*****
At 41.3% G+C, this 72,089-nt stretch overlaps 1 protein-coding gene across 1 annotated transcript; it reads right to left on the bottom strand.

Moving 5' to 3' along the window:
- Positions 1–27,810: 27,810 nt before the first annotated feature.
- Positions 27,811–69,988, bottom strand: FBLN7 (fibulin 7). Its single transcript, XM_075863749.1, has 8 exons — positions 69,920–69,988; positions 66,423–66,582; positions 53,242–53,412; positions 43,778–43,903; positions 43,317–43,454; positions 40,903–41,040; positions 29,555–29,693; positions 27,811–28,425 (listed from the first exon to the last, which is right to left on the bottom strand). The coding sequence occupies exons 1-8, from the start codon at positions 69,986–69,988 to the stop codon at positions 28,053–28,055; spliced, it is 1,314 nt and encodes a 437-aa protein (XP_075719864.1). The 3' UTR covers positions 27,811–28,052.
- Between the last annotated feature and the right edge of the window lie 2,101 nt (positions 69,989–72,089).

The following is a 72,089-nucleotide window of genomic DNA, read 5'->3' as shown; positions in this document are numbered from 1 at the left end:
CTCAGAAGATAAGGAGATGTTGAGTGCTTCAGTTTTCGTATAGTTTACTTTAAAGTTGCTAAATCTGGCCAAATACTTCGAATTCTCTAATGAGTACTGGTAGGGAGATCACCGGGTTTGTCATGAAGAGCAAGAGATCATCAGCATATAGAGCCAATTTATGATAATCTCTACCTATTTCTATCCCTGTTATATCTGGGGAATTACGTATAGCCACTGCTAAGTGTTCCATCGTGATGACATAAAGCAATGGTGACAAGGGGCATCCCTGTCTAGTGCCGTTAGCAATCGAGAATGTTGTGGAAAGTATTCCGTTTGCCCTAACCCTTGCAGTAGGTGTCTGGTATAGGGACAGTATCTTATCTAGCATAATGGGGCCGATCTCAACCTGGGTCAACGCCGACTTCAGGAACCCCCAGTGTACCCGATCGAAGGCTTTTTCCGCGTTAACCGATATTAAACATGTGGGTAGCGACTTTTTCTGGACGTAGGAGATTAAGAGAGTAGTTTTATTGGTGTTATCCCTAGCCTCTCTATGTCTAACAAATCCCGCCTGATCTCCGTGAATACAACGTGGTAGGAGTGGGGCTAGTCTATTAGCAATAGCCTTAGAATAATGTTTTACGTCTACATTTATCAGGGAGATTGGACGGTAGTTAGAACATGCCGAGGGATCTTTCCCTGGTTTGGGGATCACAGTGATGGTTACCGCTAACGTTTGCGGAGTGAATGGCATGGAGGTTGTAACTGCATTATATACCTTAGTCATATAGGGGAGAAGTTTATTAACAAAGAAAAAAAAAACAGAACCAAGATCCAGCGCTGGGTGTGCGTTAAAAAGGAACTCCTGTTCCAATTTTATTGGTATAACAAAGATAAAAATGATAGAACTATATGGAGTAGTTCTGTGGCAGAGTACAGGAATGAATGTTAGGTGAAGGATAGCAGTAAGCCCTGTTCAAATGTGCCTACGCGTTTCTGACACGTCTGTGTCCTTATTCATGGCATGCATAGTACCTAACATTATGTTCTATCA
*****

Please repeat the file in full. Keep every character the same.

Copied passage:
At 41.3% G+C, this 72,089-nt stretch overlaps 1 protein-coding gene across 1 annotated transcript; it reads right to left on the bottom strand.

Moving 5' to 3' along the window:
- Positions 1–27,810: 27,810 nt before the first annotated feature.
- Positions 27,811–69,988, bottom strand: FBLN7 (fibulin 7). Its single transcript, XM_075863749.1, has 8 exons — positions 69,920–69,988; positions 66,423–66,582; positions 53,242–53,412; positions 43,778–43,903; positions 43,317–43,454; positions 40,903–41,040; positions 29,555–29,693; positions 27,811–28,425 (listed from the first exon to the last, which is right to left on the bottom strand). The coding sequence occupies exons 1-8, from the start codon at positions 69,986–69,988 to the stop codon at positions 28,053–28,055; spliced, it is 1,314 nt and encodes a 437-aa protein (XP_075719864.1). The 3' UTR covers positions 27,811–28,052.
- Between the last annotated feature and the right edge of the window lie 2,101 nt (positions 69,989–72,089).

The following is a 72,089-nucleotide window of genomic DNA, read 5'->3' as shown; positions in this document are numbered from 1 at the left end:
CTCAGAAGATAAGGAGATGTTGAGTGCTTCAGTTTTCGTATAGTTTACTTTAAAGTTGCTAAATCTGGCCAAATACTTCGAATTCTCTAATGAGTACTGGTAGGGAGATCACCGGGTTTGTCATGAAGAGCAAGAGATCATCAGCATATAGAGCCAATTTATGATAATCTCTACCTATTTCTATCCCTGTTATATCTGGGGAATTACGTATAGCCACTGCTAAGTGTTCCATCGTGATGACATAAAGCAATGGTGACAAGGGGCATCCCTGTCTAGTGCCGTTAGCAATCGAGAATGTTGTGGAAAGTATTCCGTTTGCCCTAACCCTTGCAGTAGGTGTCTGGTATAGGGACAGTATCTTATCTAGCATAATGGGGCCGATCTCAACCTGGGTCAACGCCGACTTCAGGAACCCCCAGTGTACCCGATCGAAGGCTTTTTCCGCGTTAACCGATATTAAACATGTGGGTAGCGACTTTTTCTGGACGTAGGAGATTAAGAGAGTAGTTTTATTGGTGTTATCCCTAGCCTCTCTATGTCTAACAAATCCCGCCTGATCTCCGTGAATACAACGTGGTAGGAGTGGGGCTAGTCTATTAGCAATAGCCTTAGAATAATGTTTTACGTCTACATTTATCAGGGAGATTGGACGGTAGTTAGAACATGCCGAGGGATCTTTCCCTGGTTTGGGGATCACAGTGATGGTTACCGCTAACGTTTGCGGAGTGAATGGCATGGAGGTTGTAACTGCATTATATACCTTAGTCATATAGGGGAGAAGTTTATTAACAAAGAAAAAAAAAACAGAACCAAGATCCAGCGCTGGGTGTGCGTTAAAAAGGAACTCCTGTTCCAATTTTATTGGTATAACAAAGATAAAAATGATAGAACTATATGGAGTAGTTCTGTGGCAGAGTACAGGAATGAATGTTAGGTGAAGGATAGCAGTAAGCCCTGTTCAAATGTGCCTACGCGTTTCTGACACGTCTGTGTCCTTATTCATGGCATGCATAGTACCTAACATTATGTTCTATCA